Jim Schumacher -- Gee, I haven't gone on a real used-book browsing spree in a long while. There's so much new s-f coming out in the magazines and paperbacks that I don't have time to read, that I've lost the drive to go rummaging through old bookstores for back stuff. Also, I've come through experience to know which of the bookstores in L.A. are likely to have something of value, and which a re like to be full of trash and/or run by kooks; and I avoid the latter. If you like to observe the kooks, though … hmm, there's always Mr. Ne Plus Ultra up on Hollywood Blvd., in the same block as the Cherokee Book Store. I forget the exact name of Mr. Ultra's shop (that isn't his name, either; I call him that because of his sign advertising the Ne Plus Ultra in books between Ultima Thule and the Citrajacine Sphere, or words to that effect), but you can't miss it; it has the highest prices in town. Or then there's Larson's, down by Hollywood & Western. Come to think of it, I haven't been to Larson's in the last three or four years, so I can't guarantee the shop is still there anymore. At the time I discovered it, it still had the remains of a very good s-f selection that it had apparently acquired about 1952 and never sold; I picked it over for what I wanted and then stopped going there. The store's main trade seemed to be in occult and obscure religious books; it's an immense, dimly-lit vault with stacks of books reaching up about 35 feet to the ceiling. The proprietress, a large woman, was almost lost in the vast stretches of narrow aisles; she had a counter somewhere toward the back end of the shop, in an unexpected clearing. She never bothered me, but she often had strange conversations with friends of hers (usually involving unorthodox theological beliefs) that carried eerily through the passages of the silent shop. That was the only sound in the shop, except for the wheezing of her asthmatic cat, a large but scrawny white-and-orange beast in a knitted sweater, that was always wandering aimlessly through the store and whose breathing could beheard from at least two aisles away. After I entered Fandom, Jack Harness told me thathe often had great luck in finding hard-to-get Dianetic and Scientological books there.
Dave Van Arnam -- The"new"edition of The Lord of the Rings is the latest printing of the hardbound volumes from Allen & Unwin, which incorporates all of the new material that was prepared for the Ballantine paperback edition (except for the last paragraph in the Foreward, exhorting the reader to buy this Authorized paperback edition and no other).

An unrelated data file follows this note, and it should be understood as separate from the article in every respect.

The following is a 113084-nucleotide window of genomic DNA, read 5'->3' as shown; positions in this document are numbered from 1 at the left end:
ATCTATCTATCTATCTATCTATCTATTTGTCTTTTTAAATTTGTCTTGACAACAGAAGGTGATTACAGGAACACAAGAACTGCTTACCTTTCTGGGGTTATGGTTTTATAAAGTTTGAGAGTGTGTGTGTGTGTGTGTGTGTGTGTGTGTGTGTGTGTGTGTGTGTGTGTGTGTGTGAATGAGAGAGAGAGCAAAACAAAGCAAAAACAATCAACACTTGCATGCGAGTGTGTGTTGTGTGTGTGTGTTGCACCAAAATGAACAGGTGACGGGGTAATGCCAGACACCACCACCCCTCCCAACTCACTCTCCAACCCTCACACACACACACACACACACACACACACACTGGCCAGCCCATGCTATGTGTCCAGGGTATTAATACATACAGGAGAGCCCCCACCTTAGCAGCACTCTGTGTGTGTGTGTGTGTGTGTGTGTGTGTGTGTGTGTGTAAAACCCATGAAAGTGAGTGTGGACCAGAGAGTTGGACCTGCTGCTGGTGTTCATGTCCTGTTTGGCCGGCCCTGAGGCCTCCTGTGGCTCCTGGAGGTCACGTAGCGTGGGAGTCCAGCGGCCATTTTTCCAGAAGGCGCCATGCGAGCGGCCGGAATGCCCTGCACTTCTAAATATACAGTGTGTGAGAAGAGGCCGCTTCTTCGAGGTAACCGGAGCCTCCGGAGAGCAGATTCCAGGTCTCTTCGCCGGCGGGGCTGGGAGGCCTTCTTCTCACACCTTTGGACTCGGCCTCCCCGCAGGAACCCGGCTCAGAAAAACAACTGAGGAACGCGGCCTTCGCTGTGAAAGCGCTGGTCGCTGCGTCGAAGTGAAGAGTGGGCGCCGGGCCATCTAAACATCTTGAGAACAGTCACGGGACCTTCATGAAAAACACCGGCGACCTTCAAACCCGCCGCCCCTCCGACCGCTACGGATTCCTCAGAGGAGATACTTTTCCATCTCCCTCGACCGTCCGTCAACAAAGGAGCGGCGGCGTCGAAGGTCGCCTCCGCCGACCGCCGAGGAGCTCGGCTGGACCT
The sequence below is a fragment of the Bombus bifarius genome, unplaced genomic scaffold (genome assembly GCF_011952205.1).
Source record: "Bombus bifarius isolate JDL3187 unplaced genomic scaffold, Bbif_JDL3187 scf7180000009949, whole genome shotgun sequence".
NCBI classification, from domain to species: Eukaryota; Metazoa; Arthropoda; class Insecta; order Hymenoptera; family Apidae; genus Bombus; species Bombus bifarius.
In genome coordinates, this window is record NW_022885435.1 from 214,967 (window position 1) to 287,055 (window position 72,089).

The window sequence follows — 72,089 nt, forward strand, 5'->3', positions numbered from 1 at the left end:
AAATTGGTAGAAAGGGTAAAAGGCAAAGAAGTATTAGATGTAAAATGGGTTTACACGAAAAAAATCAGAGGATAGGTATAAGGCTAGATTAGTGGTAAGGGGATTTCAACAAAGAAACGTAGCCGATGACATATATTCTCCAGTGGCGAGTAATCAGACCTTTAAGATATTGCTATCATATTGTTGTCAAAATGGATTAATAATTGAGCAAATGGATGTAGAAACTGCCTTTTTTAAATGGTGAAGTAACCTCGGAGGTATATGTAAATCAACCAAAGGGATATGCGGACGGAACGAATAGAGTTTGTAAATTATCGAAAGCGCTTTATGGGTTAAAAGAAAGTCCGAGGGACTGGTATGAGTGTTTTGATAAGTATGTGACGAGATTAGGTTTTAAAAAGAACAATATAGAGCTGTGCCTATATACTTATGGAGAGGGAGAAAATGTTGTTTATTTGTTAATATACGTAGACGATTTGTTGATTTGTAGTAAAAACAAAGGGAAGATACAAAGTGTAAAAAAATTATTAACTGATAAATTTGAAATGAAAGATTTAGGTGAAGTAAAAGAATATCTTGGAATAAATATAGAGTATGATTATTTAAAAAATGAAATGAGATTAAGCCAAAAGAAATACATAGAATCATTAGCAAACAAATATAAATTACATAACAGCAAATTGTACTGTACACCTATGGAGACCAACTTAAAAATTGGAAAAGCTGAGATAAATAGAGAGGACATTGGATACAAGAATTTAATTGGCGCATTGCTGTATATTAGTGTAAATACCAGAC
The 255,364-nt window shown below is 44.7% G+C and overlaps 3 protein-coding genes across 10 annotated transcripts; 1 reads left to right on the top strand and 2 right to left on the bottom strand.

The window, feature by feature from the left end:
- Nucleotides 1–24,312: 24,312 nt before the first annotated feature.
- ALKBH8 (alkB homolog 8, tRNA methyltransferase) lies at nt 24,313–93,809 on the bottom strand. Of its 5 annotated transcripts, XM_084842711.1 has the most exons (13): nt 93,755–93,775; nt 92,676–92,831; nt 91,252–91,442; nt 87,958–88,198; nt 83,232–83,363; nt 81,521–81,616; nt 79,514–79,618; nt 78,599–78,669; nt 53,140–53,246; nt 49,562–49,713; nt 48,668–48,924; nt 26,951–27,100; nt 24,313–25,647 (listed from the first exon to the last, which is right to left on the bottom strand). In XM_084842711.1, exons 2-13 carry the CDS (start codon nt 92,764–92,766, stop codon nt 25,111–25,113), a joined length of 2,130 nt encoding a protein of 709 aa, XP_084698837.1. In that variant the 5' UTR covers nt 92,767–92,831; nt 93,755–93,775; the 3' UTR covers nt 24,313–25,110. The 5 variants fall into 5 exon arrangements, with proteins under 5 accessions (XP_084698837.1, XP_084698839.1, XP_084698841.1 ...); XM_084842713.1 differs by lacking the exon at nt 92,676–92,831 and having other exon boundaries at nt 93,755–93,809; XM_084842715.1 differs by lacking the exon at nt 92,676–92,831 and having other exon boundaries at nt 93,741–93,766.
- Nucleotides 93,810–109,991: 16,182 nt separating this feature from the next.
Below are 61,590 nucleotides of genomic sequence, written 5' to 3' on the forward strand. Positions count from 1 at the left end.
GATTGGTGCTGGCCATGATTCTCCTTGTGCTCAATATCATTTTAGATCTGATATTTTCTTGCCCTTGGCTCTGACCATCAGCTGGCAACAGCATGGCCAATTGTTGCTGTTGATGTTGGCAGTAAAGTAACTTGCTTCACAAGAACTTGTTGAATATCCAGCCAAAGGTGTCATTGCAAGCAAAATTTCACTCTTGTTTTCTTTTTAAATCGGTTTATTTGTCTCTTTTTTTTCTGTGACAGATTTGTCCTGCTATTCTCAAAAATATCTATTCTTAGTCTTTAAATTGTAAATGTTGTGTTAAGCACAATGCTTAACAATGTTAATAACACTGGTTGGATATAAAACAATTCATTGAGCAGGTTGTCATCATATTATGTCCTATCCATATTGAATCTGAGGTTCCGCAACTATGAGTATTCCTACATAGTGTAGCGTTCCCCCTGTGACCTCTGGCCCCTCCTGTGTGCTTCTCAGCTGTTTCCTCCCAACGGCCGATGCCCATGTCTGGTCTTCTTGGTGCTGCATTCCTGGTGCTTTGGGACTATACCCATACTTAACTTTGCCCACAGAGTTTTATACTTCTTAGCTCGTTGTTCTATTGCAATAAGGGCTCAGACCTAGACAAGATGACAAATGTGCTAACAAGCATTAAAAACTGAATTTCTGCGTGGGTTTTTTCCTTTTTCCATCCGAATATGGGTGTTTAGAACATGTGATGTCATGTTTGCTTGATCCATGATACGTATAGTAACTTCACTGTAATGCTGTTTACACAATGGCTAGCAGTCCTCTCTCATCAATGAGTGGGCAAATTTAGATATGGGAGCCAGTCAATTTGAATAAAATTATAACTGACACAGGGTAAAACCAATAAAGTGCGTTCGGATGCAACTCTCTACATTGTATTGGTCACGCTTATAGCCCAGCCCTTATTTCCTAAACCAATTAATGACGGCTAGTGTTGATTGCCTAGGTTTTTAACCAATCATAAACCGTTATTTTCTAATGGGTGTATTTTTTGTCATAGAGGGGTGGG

John Ryan -- I've got crisp copies of your new $1 and $2 bills in my paper money collection, and hope to be able to afford to add at least the $10 bill before too long. They're among the most attractive pieces of paper currency I've ever seen, printed in bright colors and looking more like examples of modern commercial art than classical financial paper. The U.S. hasn't changed the basic design of its paper money in the last 30-40 years, with the result that it's looking more colorless and old-fashioned every year. Washington officially feels that the continued use of the same design reflects the steady and solid basis of our country's financial system, and that to change it would be to arouse doubts in the public's mind about the "real" value of our money (which is switching more and more to fiat paper every year).
Dian Pelz -- I don't know whether your new policies for Apa L will be "the best" for it or not, but they at least all sound reasonable enough to be worth trying. I am unhappy, though, with your implication that I've abandoned Apa L because I don't want to have to accept the responsibility of having to fold it when it dies. If that were true, I'd've jumped off several months ago, when our Dist'ns were barely over 30 pages (and sometimes not even that) and it really looked as though Apa L might die at any time; now, with an average of over 40 pages a week and new contributors such as John Ryan and the Valley group becoming active, we're relatively healthy again. You still seem to be obsessed with the notion that Apa L is on its last legs and will give up the ghost any week now; not so, I say!